Born Iosif Solomonovich Grossman into an emancipated Jewish family, he did not receive a traditional Jewish education. A Russian nanny turned his name Yossya into Russian Vasya (a diminutive of Vasily), which was accepted by the whole family. His father had social-democratic convictions and joined the Mensheviks. Young Vasily Grossman idealistically supported the Russian Revolution of 1917.
When the Great Patriotic War broke out in 1941, Grossman's mother was trapped in Berdichev by the invading German army, and eventually murdered together with 20,000 to 30,000 other Jews who did not evacuate Berdychiv. Grossman was exempt from military service, but volunteered for the front, where he spent more than 1,000 days. He became a war reporter for the popular Red Army newspaper Krasnaya Zvezda (Red Star). As the war raged on, he covered its major events, including the Battle of Moscow, the Battle of Stalingrad, the Battle of Kursk, and the Battle of Berlin. In addition to war journalism, his novels (such as The People are Immortal (Народ бессмертен)) were being published in newspapers and he came to be regarded as a legendary war hero. The novel Stalingrad (1950), later renamed For a Just Cause (За правое дело), is based on his own experiences during the siege.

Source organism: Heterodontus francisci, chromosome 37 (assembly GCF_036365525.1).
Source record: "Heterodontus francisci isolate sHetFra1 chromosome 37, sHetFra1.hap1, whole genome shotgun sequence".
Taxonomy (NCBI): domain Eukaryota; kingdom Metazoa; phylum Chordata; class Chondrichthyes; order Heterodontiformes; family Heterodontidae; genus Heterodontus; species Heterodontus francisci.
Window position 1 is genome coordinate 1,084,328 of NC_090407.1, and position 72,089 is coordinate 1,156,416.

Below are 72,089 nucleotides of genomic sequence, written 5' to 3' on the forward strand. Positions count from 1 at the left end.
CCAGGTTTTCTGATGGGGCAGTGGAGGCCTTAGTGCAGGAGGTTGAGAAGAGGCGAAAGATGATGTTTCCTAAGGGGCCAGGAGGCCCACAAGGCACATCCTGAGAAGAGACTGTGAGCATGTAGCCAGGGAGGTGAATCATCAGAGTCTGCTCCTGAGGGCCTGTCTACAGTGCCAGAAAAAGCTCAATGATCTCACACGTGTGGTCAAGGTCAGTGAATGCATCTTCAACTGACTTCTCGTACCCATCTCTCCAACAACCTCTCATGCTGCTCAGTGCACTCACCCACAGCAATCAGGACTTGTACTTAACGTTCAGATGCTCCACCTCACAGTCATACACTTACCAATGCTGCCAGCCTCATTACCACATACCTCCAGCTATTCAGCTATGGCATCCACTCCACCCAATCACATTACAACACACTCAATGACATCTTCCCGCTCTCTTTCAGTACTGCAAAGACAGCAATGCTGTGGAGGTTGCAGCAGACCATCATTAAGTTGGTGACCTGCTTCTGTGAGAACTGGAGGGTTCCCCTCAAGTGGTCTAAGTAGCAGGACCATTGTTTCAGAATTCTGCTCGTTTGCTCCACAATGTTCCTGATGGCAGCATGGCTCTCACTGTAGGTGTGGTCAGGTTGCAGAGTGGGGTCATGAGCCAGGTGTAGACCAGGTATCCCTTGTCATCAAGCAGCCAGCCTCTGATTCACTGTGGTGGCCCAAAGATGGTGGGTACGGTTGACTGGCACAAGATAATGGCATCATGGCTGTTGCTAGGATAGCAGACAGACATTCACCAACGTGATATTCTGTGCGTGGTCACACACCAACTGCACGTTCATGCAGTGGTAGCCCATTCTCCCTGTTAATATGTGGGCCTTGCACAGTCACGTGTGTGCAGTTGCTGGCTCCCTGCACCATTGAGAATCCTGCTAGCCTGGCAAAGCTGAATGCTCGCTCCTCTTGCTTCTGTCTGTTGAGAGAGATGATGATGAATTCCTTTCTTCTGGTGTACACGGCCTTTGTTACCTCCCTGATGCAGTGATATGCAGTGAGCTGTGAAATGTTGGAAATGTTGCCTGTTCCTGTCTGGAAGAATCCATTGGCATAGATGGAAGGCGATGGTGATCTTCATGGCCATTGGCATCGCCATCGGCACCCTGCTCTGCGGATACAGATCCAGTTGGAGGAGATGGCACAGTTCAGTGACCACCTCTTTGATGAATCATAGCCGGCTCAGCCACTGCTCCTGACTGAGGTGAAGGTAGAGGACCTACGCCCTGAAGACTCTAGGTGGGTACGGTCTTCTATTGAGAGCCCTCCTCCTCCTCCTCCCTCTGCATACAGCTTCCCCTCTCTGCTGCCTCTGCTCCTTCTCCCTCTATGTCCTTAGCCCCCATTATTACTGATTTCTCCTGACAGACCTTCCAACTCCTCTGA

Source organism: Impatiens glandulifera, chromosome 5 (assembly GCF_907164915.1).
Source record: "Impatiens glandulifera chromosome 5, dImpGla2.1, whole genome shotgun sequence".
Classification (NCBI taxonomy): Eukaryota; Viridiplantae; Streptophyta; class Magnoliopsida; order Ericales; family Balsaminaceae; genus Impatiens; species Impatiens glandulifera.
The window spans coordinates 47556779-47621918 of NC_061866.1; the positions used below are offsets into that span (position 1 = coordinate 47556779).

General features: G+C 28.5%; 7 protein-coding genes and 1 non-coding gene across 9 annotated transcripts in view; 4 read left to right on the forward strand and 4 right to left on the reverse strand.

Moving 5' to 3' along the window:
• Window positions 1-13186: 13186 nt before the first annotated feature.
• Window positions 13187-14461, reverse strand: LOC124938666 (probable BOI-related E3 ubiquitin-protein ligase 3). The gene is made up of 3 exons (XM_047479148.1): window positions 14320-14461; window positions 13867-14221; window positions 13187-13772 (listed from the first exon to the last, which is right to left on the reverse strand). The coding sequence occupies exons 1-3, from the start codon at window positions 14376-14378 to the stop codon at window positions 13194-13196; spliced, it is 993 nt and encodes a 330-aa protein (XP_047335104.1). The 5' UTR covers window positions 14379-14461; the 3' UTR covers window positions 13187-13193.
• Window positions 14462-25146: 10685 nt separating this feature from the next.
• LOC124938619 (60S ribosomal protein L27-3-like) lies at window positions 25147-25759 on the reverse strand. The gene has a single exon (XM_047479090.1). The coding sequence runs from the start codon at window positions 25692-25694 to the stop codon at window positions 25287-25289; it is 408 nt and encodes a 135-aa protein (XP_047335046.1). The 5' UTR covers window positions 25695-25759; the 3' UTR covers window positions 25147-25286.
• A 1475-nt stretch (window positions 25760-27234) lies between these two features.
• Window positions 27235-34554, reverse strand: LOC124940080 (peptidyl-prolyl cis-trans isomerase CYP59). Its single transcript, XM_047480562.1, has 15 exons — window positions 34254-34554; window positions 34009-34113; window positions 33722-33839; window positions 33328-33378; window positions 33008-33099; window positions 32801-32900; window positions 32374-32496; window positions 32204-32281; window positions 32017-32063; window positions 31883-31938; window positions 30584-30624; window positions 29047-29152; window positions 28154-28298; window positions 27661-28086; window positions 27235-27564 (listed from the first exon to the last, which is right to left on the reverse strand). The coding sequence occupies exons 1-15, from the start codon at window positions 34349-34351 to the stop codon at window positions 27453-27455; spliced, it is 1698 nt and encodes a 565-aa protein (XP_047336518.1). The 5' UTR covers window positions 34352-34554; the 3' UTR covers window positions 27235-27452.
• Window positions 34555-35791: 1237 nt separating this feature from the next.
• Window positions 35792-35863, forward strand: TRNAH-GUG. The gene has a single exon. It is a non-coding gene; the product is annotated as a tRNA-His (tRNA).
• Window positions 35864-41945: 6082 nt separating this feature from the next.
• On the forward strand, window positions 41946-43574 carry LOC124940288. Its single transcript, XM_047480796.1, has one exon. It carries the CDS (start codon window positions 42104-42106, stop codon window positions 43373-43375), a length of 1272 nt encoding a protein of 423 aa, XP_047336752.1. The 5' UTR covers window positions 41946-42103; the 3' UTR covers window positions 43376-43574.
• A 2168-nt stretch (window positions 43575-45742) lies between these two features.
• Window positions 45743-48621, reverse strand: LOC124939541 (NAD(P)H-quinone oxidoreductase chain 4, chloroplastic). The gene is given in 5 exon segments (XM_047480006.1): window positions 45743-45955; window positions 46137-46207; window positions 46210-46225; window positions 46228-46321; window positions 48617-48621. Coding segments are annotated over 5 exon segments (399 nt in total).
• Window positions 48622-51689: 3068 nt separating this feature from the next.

Grossman's descriptions of ethnic cleansing in Ukraine and Poland, and the liberation of the Treblinka and Majdanek extermination camps, were some of the first eyewitness accounts —as early as 1943—of what later became known as 'The Holocaust'. His article The Hell of Treblinka 1944) was disseminated at the Nuremberg War Crimes Tribunal as evidence for the prosecution.
Grossman died of stomach cancer in 1964, not knowing whether his novels would ever be read by the public.